Journalism in Crisis: Bridging Theory and Practice for Democratic Media Strategies in Canada

Journalism in Crisis: Bridging Theory and Practice for Democratic Media Strategies in Canada

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Edited by Mike Gasher, Colette Brin, Christine Crowther, Gretchen King, Errol Salamon, and Simon Thibault
University of Toronto Press, Scholarly Publishing Division © 2016
World Rights
360 Pages 2 Images
ISBN 9781442628885
Published Oct 2016
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ISBN 9781442637368
Published Oct 2016
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ebook (EPUB format)
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Journalism in Crisis addresses the concerns of scholars, activists, and journalists committed to Canadian journalism as a democratic institution and as a set of democratic practices. The authors look within Canada and abroad for solutions for balancing the Canadian media ecology.

Public policies have been central to the creation and shaping of Canada’s media system and, rather than wait for new technologies or economic models, the contributors offer concrete recommendations for how public policies can foster journalism that can support democratic life in twenty-first century Canada. Their work, which includes new theoretical perspectives and valuable discussions of journalism practices in public, private, and community media, should be read by professional and citizen journalists, academics, media activists, policy makers and media audiences concerned about the future of democratic journalism in Canada.

Mike Gasher is a former journalist and professor in the Department of Journalism and director of the Centre for Broadcasting and Journalism Studies at Concordia University.

Colette Brin is a professor in the Département d’information et de communication and director of the Centre d’études sur les médias at Laval University.

Christine Crowther is a Ph.D. candidate at McGill University. She worked as a journalist with the CBC for fifteen years at the regional, national, and international levels.

Gretchen King is a Ph.D. candidate at McGill University. She was news director at Montreal’s community radio station CKUT 90.3FM for ten years.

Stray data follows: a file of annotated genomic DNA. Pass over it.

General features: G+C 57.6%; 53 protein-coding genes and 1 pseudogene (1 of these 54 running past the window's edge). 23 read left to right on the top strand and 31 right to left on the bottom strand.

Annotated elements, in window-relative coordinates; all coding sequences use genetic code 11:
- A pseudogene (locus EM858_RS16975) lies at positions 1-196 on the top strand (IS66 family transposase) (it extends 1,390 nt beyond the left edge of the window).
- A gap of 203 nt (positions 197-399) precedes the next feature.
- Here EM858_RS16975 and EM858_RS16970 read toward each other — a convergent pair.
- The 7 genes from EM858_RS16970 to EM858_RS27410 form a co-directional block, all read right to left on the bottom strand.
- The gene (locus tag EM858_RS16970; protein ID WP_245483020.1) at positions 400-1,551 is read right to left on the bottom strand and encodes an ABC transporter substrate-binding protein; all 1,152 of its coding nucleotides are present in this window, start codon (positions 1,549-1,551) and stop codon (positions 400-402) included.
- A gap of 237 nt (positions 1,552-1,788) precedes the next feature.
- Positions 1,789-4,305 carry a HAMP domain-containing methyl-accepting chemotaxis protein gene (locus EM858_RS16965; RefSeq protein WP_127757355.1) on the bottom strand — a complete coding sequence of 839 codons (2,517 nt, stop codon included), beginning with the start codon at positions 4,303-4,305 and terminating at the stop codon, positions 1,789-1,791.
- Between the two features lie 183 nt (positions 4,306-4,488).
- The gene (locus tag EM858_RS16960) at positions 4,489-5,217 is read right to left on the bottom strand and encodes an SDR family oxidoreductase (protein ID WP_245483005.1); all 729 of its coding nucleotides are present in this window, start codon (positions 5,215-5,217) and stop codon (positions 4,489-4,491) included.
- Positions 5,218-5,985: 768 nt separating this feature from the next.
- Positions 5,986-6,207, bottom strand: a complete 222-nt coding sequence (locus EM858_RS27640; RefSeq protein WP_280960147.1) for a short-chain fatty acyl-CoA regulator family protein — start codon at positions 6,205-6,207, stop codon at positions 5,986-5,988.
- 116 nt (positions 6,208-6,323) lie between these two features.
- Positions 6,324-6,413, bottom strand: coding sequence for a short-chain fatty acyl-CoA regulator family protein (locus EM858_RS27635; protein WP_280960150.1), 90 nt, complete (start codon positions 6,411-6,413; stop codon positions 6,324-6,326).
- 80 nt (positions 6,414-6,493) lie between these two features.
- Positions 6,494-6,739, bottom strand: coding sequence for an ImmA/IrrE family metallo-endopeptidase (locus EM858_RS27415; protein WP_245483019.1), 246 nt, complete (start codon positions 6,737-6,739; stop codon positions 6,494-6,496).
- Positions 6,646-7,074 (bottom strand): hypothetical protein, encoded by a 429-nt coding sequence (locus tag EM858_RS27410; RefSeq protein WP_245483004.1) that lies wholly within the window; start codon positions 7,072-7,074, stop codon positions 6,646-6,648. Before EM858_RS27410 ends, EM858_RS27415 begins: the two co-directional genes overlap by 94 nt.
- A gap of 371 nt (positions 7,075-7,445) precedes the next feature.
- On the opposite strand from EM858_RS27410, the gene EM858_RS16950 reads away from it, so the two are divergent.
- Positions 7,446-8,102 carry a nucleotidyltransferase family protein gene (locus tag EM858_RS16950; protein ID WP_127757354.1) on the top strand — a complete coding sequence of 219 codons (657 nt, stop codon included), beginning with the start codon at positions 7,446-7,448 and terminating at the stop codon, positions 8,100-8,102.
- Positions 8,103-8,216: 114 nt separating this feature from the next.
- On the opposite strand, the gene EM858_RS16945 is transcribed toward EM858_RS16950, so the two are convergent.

Errol Salamon is Ph.D. candidate in communication at McGill University and former member of the Community News Collective of CKUT 90.3 FM in Montreal.

Simon Thibault is an assistant professor in the Department of Political Science at the Université de Montréal.

Foreword: Journalism: Where to From Here?
Marc Raboy and Florian Sauvageau

Introduction: Whose Crisis? Journalism is Not Just for Journalists and Policy is Not Just for Wonks
Christine Crowther, Simon Thibault, Errol Salamon and Gretchen King

Section I: New Thinking About Journalism

Chapter 1: Who Needs Objectivity? Journalism in Crisis, Journalism for Crisis
Pinar Gurleyen and Robert A. Hackett

Chapter 2: Critical Theory and Acts of Journalism: Expanding the Implied Audience
Greg Nielsen

Section II: New Journalism Policies

Chapter 3: Media Policy Reform as a Foundation for Better Journalism
David Skinner, Kathleen Cross and Robert A. Hackett

Chapter 4: Public-Community Partnerships to Improve Local Media in Canada
Karen Wirsig and Catherine Edwards

Chapter 5: Understanding Canadian Local News Ecosystems: An International Comparative Approach
Christopher Ali

Chapter 6: Enabling Future Journalisms: Policy Challenges and Advocacy Initiatives in the Digital Age
Arne Hintz

Section III: New Journalism Practices

Chapter 7: Rendering the Post-Integration Newsroom Right Side Up
Chantal Francoeur

Chapter 8: The Tweets that Bind Us: A G20 Case Study
Sneha Kulkarni

Chapter 9: Groundwire: Growing Community News Journalism in Canada
Gretchen King, Chris Albinati, Anabel Khoo, Candace Mooers and Jacky Tuinstra Harrison

Chapter 10: Journalism on the Ground in Rural Ontario
Robert Washburn and Vincent Raynauld

Chapter 11: Aboriginal Media in Australia and Canada and the Implications for Journalism Practice
Michael Meadows

Conclusion: Strategies Forward: A Future for Journalism in Canada
Errol Salamon, Gretchen King, Christine Crowther and Simon Thibault

"Journalism in Crisis represents a major contribution to the field of journalism. Its approach, which uses the analogy of an ‘out of balance ecosystem’ to describe media in Canada, is a salient way to reconceptualize the landscape in order to prescribe a coherent, interesting, novel, and important set of new methods and possibilities."

Mary Lynn Young, Graduate School of Journalism, University of British Columbia